- The PTRD anti-tank rifle is AT 5, which has no chance against the Side Armor of a Königstiger, which is an 8. In assault they are a Tank Assault 3, which gives them 16% chance to force the Königstiger to bail out, effectively killing it, unless it is defended by another unit. That said, I have a tendency to call priority target against Gun teams when firing at Strelkovy, specifically to kill off the PTRD when they are present.
- The flamethrower cannot fire in defensive fire so it is really only effective against a Königstiger when it is shooting. A flamethrower gets two shots, even when moving, and hits with a skill test, so has a 67% of hitting with each shot. Each shot that hits, in turn, has a 16% chance of destroying the Königstiger. Thus, the chance of destroying the Königstiger is about 30%. That is not bad. Two flamethrowers just might have the Strelkovy chasing the Königstiger off of an objective if they aren't wiped out first. (More on that later.)
- ISU-122: with an AT of 15 and the Königstiger having a Front Armor of 15, the ISU-122 has not chance of taking out a Königstiger frontally. It must get onto its' flank. With the ISU-122 being a Slow Tank, just as the Königstiger is, that is going to be a tough misson. Even so, once the ISU-122 gets on the flank it will typically have a 50% chance to hit and an 83% chance to kill (42% chance total), so the Königstiger's destruction on the first (moving) shot is by no means assured. The odds are pretty high that unless the ISUs are using covered approaches, the Königstiger will take them out before they arrive on the flank.
- 122mm Howtizers: with an AT of 4, going against the Top Armor of a Königstiger, these guns stand a chance of killing them (16% to penetrate and 67% chance to destroy, or about 11% total), once they range in and hit. The odds lower slightly if you add in the field guns to the bombardment, but you increase the chance of hitting.
- SU-100: with an AT of 16, this assault gun has a 14% chance of bailing a Königstiger when it hits. This is okay, but does not do much unless there is an infantry unit ready to pounce on the bailed tank in assault.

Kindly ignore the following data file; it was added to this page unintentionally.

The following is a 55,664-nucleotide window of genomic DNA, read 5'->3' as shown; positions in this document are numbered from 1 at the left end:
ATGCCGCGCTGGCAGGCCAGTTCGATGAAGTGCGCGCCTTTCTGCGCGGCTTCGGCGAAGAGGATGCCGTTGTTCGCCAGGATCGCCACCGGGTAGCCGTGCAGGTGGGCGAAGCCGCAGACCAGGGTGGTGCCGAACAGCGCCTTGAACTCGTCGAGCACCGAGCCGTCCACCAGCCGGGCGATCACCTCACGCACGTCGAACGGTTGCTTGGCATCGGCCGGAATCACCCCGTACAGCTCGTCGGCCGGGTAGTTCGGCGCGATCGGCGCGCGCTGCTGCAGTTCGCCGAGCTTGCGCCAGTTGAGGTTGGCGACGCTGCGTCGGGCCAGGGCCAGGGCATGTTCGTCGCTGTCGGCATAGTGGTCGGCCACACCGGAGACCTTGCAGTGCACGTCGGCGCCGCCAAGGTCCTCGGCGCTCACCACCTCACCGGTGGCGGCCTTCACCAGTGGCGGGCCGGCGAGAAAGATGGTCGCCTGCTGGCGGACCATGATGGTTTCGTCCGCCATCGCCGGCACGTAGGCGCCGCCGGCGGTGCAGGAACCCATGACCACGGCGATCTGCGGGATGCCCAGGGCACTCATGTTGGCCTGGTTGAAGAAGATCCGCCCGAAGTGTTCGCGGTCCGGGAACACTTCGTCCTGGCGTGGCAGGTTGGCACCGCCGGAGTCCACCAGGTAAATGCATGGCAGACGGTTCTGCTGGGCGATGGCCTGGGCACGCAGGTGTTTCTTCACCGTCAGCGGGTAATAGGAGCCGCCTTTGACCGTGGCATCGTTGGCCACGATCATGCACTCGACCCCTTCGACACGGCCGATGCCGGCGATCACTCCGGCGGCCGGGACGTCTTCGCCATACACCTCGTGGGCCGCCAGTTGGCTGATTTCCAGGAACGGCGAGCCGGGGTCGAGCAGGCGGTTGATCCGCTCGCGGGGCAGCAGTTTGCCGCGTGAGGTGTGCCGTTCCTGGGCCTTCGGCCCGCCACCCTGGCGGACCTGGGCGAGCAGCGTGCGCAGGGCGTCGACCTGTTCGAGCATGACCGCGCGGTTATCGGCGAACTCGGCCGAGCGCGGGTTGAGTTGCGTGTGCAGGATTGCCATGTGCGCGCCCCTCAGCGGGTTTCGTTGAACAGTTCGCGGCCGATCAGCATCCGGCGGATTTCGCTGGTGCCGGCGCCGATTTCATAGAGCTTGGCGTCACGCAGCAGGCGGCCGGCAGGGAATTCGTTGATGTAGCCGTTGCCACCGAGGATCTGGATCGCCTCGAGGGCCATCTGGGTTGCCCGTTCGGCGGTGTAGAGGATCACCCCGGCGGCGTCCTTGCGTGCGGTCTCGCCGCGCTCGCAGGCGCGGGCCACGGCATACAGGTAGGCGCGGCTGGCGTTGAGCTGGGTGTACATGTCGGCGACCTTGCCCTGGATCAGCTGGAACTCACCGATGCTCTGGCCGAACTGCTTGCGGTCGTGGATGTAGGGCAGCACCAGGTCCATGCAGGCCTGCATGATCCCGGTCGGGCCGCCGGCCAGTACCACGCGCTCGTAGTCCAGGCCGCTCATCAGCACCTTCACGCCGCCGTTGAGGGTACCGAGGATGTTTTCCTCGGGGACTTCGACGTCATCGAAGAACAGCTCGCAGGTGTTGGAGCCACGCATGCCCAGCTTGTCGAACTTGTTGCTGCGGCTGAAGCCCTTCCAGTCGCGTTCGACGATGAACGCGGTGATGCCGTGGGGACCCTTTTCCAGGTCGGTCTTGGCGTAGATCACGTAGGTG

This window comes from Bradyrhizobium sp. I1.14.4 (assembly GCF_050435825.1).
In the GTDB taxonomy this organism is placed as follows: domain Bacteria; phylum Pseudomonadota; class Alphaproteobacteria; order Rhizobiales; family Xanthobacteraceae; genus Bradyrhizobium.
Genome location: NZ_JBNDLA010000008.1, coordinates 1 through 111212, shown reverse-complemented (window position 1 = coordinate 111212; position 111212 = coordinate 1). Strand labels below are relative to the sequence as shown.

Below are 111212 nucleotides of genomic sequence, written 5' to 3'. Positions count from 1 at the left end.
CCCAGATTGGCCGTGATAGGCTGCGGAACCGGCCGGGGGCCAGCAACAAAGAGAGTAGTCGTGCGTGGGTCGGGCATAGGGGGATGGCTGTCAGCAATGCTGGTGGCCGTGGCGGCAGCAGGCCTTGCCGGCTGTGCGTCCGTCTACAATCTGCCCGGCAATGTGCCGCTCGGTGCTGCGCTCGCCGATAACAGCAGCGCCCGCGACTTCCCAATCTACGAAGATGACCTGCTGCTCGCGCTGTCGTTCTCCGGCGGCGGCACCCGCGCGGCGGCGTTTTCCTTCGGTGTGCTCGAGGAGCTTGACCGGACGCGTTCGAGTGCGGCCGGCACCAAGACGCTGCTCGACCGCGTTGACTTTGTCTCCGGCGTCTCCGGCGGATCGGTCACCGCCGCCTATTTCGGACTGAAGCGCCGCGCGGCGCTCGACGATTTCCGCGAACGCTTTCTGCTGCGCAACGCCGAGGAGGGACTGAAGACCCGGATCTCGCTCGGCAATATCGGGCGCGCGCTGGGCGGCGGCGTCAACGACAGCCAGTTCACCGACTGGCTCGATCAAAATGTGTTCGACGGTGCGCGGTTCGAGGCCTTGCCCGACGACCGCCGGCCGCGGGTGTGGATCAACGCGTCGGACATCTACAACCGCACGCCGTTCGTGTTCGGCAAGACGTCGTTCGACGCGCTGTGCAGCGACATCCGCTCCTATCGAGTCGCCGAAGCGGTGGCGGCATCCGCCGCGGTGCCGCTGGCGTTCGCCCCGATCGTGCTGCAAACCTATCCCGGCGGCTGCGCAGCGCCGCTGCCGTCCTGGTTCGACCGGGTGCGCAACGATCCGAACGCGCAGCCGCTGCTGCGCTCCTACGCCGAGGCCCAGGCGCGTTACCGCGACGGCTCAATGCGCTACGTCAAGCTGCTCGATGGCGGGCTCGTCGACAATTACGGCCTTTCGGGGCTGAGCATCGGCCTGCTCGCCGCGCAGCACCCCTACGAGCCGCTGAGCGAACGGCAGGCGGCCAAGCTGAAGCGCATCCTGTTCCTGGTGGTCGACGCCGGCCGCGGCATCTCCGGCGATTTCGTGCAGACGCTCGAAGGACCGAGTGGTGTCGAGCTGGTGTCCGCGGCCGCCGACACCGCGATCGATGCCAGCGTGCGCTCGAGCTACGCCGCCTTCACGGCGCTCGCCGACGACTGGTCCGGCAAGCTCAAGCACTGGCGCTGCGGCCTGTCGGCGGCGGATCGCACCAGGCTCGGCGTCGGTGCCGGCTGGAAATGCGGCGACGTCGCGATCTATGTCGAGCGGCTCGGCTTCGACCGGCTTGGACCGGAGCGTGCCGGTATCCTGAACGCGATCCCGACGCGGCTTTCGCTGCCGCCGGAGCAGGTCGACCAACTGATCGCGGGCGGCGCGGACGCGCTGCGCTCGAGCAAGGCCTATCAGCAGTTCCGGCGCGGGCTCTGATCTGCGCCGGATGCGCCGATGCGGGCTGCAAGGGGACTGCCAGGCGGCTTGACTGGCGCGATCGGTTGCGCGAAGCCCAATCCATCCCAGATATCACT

- Shturmovik: with an AT of 12 going against the Top Armor of the Königstiger, air support remains one of the best means for taking a Königstiger out. The problem, of course, is getting the aircraft and ranging in. Anti-aircraft can upset the aircraft's plans, but it cannot be counted on to protect all of the Königstigers on the field; at best it can protect only two at once. With a top-of-the-line aircraft using cannons, it has a 33% chance of killing a Königstiger outright, after it has successfully ranged in. (That makes you think, doesn't it?)
- 152mm Artillery: with an AT of 5 going against the Top Armor, and a FP of 2+, if these guns range in and hit successfully, the hit will have a 28% chance of destroying the Königstiger. The good thing for the Germans is that the Soviets have to spend a lot of points to get artillery this powerful (they have to buy the 122mm howitzers first).
As Don put it, "yeah you may win these games with the Königstiger, but I won all of the others where the Königstigers aren't at". I would probably agree.
So, my fear of Strelkovy is lessened. They have been beaten with Gepanzerte Panzergrenadiers and with Königstigers, but the Grenadiers lost, badly. Maybe it is time to look at them again ... with fortifications! :^)